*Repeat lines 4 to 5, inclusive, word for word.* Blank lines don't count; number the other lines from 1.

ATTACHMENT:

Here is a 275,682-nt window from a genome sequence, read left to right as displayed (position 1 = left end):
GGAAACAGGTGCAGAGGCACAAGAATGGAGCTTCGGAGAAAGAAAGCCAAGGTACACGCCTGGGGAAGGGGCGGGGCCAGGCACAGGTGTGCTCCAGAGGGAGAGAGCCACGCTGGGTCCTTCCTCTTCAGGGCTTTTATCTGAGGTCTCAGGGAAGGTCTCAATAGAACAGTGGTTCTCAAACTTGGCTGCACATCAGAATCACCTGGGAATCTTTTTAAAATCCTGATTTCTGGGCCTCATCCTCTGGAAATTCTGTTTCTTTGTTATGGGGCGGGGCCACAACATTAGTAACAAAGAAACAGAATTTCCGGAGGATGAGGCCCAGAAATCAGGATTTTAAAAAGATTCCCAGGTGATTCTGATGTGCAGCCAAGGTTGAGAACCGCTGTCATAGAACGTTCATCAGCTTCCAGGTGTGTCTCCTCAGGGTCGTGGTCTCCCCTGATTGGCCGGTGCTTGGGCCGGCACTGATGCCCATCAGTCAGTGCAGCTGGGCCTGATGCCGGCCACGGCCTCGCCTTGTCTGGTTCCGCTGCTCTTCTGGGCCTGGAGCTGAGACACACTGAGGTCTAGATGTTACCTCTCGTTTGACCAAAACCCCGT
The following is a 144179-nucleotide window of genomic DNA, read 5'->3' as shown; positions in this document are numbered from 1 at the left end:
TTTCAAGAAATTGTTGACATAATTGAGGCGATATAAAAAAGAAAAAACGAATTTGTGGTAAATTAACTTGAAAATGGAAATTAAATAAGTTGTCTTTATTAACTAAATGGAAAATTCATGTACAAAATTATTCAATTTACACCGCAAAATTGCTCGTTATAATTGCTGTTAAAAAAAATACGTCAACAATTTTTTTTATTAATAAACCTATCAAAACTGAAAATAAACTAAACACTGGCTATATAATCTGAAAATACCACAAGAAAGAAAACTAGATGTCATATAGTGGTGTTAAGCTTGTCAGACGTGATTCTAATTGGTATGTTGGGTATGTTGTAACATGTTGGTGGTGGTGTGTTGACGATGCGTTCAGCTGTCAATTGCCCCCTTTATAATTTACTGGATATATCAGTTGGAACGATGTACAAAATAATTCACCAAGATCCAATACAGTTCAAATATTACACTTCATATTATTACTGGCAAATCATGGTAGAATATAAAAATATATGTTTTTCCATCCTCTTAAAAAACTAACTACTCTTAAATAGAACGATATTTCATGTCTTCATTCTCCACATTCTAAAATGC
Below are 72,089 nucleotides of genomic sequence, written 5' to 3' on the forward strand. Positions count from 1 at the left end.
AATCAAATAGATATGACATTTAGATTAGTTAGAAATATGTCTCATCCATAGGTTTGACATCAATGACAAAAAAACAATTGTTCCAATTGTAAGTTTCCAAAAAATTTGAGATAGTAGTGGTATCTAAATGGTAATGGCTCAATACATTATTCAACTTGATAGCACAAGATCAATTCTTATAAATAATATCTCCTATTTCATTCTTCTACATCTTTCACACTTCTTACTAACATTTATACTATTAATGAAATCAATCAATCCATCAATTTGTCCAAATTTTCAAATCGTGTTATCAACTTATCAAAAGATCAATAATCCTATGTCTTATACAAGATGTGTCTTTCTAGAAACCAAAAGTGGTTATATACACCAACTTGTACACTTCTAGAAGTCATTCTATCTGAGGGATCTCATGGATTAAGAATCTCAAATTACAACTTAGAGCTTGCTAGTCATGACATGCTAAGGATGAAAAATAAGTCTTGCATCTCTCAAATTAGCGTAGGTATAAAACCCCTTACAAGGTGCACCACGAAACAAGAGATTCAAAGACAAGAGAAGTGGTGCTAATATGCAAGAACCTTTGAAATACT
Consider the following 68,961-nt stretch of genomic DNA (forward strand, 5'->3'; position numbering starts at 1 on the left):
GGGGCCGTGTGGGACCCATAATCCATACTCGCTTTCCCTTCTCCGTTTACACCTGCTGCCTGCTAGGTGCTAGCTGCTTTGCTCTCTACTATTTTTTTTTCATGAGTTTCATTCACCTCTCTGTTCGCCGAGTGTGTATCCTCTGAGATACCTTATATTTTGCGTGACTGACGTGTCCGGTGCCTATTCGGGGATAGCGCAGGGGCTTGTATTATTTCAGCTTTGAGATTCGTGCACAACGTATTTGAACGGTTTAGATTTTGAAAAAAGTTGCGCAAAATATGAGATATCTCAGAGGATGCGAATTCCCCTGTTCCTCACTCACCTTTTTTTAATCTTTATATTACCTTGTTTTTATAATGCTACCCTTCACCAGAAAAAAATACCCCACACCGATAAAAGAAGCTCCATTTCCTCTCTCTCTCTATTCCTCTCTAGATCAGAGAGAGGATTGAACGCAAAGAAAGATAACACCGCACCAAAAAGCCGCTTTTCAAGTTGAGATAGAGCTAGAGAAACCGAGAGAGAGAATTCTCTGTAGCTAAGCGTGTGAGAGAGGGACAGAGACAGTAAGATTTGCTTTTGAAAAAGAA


TTTCAAGAAATTGTTGACATAATTGAGGCGATATAAAAAAGAAAAAACGAATTTGTGGTAAATTAACTTGAAAATGGAAATTAAATAAGTTGTCTTTATTAACTAAATGGAAAATTCATGTACAAAATTATTCAATTTACACCGCAAAATTGCTCGTTATAATTGCTGTTAAAAAAAATACGTCAACAATTTTTTTTATTAATAAACCTATCAAAACTGAAAATAAACTAAACACTGGCTATATAATCTGAAAATACCACAAGAAAGAAAACTAGATGTCATATAGTGGTGTTAAGCTTGTCAGACGTGATTCTAATTGGTATGTTGGGTATGTTGTAACATGTTGGTGGTGGTGTGTTGACGATGCGTTCAGCTGTCAATTGCCCCCTTTATAATTTACTGGATATATCAGTTGGAACGATGTACAAAATAATTCACCAAGATCCAATACAGTTCAAATATTACACTTCATATTATTACTGGCAAATCATGGTAGAATATAAAAATATATGTTTTTCCATCCTCTTAAAAAACTAACTACTCTTAAATAGAACGATATTTCATGTCTTCATTCTCCACATTCTAAAATGC
Below are 72,089 nucleotides of genomic sequence, written 5' to 3' on the forward strand. Positions count from 1 at the left end.